Power law behavior has been observed in many settings, ranging from the growth of cities through income levels and including the “coding” of clinical diagnoses [20–23]. As noted in [18, 19], there is debate regarding the extent to which such dynamics reflect meaningful dynamic underpinnings. In particular, Miller suggested that the power law behavior observed by Zipf was a consequence of “intermittent silences” punctuating a random process, and Li contends that the choice of rank as the independent variable accounts for the findings of Zipf.

In the case of languages, at least 3 mechanistic explanations for power law behavior have been put forth. In one, the natural tension between communicating parties leads to differential encoding between “sender” and “receiver,” with consequent power law behavior [24–27]. Alternatively, the principle of “selective attachment,” possibly acting through Pittman-Yor or similar mechanisms, may lead to clustering of “concepts” [28]. Nowack and Krakauer provide an evolutionary analysis of language development in which a limited number of phonemes, the potential for erroneous message transmission/interpretation, and the advantages of linking objects to actions leads to the development of languages having structure at multiple levels [29]. Finally, a combination of preferential attachment and “similarity” between sets of interventions may be at play [30].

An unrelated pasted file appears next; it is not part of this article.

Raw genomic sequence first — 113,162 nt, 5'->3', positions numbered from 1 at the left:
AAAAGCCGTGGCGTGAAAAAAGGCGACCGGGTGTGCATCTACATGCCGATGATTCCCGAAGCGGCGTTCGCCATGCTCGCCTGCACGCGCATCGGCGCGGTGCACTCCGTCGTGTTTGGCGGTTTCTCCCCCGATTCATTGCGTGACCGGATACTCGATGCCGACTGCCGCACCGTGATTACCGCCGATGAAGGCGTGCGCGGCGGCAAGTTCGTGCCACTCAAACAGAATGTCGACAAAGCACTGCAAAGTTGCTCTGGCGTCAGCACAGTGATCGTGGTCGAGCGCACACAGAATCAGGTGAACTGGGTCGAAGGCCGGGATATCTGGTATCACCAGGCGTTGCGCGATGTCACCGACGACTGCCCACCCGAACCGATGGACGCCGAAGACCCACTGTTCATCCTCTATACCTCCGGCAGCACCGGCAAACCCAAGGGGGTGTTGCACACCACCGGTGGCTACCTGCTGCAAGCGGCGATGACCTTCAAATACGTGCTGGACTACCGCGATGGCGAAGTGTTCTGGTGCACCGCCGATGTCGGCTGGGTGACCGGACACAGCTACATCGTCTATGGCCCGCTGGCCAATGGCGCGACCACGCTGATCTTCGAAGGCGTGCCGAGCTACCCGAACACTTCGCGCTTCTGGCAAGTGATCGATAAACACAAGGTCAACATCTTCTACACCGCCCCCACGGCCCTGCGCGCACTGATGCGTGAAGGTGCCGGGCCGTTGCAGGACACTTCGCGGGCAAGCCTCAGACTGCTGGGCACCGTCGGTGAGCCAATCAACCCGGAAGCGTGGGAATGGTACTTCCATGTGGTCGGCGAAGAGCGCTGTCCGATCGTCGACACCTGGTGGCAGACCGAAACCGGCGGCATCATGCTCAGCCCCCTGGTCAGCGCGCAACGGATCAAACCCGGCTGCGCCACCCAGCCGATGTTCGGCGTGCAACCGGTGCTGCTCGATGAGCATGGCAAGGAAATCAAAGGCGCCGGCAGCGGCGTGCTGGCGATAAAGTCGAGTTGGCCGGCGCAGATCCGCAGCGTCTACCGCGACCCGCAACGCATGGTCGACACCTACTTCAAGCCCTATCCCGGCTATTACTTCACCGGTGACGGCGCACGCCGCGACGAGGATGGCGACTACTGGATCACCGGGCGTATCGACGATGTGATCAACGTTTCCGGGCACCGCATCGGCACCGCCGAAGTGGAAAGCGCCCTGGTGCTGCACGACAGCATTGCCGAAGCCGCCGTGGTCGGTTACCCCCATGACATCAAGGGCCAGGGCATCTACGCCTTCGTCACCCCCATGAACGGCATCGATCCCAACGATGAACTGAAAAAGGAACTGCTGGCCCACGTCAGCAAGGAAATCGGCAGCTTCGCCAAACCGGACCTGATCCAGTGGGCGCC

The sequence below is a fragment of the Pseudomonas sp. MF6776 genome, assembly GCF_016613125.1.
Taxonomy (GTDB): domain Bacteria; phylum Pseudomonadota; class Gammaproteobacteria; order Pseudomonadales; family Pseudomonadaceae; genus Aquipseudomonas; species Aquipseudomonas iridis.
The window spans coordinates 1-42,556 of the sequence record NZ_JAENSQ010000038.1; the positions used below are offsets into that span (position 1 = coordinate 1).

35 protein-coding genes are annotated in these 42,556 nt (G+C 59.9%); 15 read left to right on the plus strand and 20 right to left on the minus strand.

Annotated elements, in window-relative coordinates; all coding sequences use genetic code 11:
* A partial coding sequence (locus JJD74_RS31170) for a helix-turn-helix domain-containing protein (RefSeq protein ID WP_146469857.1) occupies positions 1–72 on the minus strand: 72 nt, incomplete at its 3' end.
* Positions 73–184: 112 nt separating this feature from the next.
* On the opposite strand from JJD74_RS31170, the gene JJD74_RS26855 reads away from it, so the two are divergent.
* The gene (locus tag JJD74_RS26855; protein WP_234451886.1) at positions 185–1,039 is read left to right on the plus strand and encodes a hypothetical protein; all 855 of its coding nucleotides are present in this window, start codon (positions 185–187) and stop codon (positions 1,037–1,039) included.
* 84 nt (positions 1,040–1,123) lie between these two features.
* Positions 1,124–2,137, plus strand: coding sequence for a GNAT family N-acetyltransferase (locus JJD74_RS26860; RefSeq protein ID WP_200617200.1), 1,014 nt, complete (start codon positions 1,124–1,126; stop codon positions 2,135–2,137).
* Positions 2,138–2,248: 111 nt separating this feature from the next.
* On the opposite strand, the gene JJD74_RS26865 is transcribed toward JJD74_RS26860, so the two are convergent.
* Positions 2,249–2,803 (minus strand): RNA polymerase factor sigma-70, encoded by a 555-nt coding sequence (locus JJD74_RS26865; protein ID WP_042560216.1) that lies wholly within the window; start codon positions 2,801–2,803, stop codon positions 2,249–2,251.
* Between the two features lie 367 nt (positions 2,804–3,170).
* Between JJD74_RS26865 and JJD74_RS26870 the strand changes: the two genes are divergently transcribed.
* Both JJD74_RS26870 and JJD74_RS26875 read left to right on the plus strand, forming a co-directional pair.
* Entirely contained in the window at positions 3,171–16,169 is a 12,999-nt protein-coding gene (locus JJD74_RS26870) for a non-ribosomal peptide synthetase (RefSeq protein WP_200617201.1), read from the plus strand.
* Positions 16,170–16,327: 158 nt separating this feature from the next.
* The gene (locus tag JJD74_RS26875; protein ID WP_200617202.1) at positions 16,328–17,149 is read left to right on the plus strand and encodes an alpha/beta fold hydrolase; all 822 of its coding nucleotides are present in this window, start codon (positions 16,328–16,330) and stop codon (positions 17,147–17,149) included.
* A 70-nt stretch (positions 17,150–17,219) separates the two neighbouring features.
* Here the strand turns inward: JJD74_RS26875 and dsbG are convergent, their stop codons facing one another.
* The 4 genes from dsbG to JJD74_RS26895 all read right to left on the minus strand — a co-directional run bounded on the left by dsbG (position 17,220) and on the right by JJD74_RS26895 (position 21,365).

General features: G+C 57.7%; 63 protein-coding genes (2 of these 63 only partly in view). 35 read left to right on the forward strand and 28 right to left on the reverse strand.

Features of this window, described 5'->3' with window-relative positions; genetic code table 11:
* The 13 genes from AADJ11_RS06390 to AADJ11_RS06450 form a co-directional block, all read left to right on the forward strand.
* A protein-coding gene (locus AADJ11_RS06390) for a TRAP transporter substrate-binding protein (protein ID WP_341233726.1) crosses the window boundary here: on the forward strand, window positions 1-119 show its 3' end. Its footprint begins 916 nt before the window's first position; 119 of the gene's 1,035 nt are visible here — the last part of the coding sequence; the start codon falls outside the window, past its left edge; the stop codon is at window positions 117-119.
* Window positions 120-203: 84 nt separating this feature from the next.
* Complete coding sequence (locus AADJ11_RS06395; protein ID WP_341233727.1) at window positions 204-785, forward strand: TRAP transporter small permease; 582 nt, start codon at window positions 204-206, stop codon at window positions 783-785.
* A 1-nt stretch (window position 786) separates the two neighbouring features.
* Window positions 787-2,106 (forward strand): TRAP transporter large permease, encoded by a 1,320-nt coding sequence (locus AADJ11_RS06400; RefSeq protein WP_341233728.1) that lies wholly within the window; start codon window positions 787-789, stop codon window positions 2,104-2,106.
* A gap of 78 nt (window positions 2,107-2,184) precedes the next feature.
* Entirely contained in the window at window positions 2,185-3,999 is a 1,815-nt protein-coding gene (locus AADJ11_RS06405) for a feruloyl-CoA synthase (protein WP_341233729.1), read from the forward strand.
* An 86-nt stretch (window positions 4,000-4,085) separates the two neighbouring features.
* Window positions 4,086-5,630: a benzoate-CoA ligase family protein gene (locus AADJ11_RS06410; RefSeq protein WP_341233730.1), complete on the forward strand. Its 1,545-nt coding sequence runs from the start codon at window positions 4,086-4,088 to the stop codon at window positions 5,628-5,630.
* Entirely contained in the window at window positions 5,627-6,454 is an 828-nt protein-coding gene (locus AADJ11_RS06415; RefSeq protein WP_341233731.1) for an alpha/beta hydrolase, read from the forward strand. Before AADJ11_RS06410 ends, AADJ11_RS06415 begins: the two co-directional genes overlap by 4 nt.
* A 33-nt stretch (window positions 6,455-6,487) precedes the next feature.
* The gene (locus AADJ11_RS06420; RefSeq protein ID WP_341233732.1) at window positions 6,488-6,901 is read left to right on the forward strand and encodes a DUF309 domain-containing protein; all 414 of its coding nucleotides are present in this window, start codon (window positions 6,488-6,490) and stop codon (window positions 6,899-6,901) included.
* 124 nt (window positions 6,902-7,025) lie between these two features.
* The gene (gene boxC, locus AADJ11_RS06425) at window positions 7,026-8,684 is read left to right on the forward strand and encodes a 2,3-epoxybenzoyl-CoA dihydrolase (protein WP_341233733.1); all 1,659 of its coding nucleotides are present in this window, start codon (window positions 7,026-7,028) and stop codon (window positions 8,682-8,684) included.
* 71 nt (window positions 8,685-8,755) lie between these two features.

Our finding that observed behaviors in the practice of mechanical ventilation deviate dramatically from those expected under either intermittent silence or random text analyses suggest that–in this context of problem solving–Zipf like behavior is not merely a consequence of intermittent silences or the selection of rank as the independent variable, but might reflect one of the alternative mechanisms enumerated above. Given that our data did not require “external communication,” we favor selective attachment mechanisms as the dominant factors in this context; however, the possibility that the practitioner is–to some extent–“speaking” to her/himself cannot be excluded, and would align with [27] and [29]. If this latter explanation holds, the multi-scale behaviors (“word length” and “solution length”) observed may share causes similar to the evolutionary pattern described by Nowak.